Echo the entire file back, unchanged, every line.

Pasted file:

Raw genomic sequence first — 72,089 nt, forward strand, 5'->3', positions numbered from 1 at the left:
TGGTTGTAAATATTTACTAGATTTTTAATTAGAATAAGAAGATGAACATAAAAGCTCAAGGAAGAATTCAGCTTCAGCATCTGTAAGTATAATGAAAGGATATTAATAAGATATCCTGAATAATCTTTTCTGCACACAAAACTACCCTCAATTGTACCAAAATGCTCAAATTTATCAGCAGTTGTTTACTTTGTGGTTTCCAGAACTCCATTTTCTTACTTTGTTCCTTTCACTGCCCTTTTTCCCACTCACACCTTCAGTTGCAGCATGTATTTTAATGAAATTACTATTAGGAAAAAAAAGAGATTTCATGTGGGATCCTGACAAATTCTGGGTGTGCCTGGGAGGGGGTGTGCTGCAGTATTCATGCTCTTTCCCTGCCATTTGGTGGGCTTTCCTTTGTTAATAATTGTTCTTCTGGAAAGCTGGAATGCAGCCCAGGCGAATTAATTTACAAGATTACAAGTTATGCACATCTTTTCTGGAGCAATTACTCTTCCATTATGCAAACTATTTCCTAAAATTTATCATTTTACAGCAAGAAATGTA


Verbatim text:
Raw genomic sequence first — 72,089 nt, forward strand, 5'->3', positions numbered from 1 at the left:
TGGTTGTAAATATTTACTAGATTTTTAATTAGAATAAGAAGATGAACATAAAAGCTCAAGGAAGAATTCAGCTTCAGCATCTGTAAGTATAATGAAAGGATATTAATAAGATATCCTGAATAATCTTTTCTGCACACAAAACTACCCTCAATTGTACCAAAATGCTCAAATTTATCAGCAGTTGTTTACTTTGTGGTTTCCAGAACTCCATTTTCTTACTTTGTTCCTTTCACTGCCCTTTTTCCCACTCACACCTTCAGTTGCAGCATGTATTTTAATGAAATTACTATTAGGAAAAAAAAGAGATTTCATGTGGGATCCTGACAAATTCTGGGTGTGCCTGGGAGGGGGTGTGCTGCAGTATTCATGCTCTTTCCCTGCCATTTGGTGGGCTTTCCTTTGTTAATAATTGTTCTTCTGGAAAGCTGGAATGCAGCCCAGGCGAATTAATTTACAAGATTACAAGTTATGCACATCTTTTCTGGAGCAATTACTCTTCCATTATGCAAACTATTTCCTAAAATTTATCATTTTACAGCAAGAAATGTA